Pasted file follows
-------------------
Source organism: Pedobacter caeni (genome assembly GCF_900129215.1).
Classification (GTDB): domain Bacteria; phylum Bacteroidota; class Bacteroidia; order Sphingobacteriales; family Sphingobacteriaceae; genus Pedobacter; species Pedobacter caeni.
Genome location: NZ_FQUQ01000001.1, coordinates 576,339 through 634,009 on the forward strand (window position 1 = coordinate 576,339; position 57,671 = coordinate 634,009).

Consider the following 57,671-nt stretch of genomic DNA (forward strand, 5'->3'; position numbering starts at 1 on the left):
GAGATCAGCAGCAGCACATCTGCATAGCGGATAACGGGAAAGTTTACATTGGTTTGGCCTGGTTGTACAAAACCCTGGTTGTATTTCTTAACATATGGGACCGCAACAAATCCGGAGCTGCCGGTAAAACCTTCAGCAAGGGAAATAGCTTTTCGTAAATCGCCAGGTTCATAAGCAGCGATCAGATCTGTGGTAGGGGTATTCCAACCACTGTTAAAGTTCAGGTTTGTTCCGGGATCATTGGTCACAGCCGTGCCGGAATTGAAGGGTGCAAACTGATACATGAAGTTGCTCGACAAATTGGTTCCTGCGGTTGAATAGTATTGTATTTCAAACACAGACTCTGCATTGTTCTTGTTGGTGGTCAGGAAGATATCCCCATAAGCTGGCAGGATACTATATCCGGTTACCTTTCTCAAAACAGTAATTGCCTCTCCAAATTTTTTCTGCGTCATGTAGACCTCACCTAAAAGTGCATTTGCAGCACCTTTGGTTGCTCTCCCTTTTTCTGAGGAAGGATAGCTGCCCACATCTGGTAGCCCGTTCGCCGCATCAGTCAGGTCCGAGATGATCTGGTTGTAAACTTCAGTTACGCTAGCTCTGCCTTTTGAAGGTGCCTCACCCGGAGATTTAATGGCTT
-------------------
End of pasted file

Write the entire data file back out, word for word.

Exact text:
Source organism: Pedobacter caeni (genome assembly GCF_900129215.1).
Classification (GTDB): domain Bacteria; phylum Bacteroidota; class Bacteroidia; order Sphingobacteriales; family Sphingobacteriaceae; genus Pedobacter; species Pedobacter caeni.
Genome location: NZ_FQUQ01000001.1, coordinates 576,339 through 634,009 on the forward strand (window position 1 = coordinate 576,339; position 57,671 = coordinate 634,009).

Consider the following 57,671-nt stretch of genomic DNA (forward strand, 5'->3'; position numbering starts at 1 on the left):
GAGATCAGCAGCAGCACATCTGCATAGCGGATAACGGGAAAGTTTACATTGGTTTGGCCTGGTTGTACAAAACCCTGGTTGTATTTCTTAACATATGGGACCGCAACAAATCCGGAGCTGCCGGTAAAACCTTCAGCAAGGGAAATAGCTTTTCGTAAATCGCCAGGTTCATAAGCAGCGATCAGATCTGTGGTAGGGGTATTCCAACCACTGTTAAAGTTCAGGTTTGTTCCGGGATCATTGGTCACAGCCGTGCCGGAATTGAAGGGTGCAAACTGATACATGAAGTTGCTCGACAAATTGGTTCCTGCGGTTGAATAGTATTGTATTTCAAACACAGACTCTGCATTGTTCTTGTTGGTGGTCAGGAAGATATCCCCATAAGCTGGCAGGATACTATATCCGGTTACCTTTCTCAAAACAGTAATTGCCTCTCCAAATTTTTTCTGCGTCATGTAGACCTCACCTAAAAGTGCATTTGCAGCACCTTTGGTTGCTCTCCCTTTTTCTGAGGAAGGATAGCTGCCCACATCTGGTAGCCCGTTCGCCGCATCAGTCAGGTCCGAGATGATCTGGTTGTAAACTTCAGTTACGCTAGCTCTGCCTTTTGAAGGTGCCTCACCCGGAGATTTAATGGCTT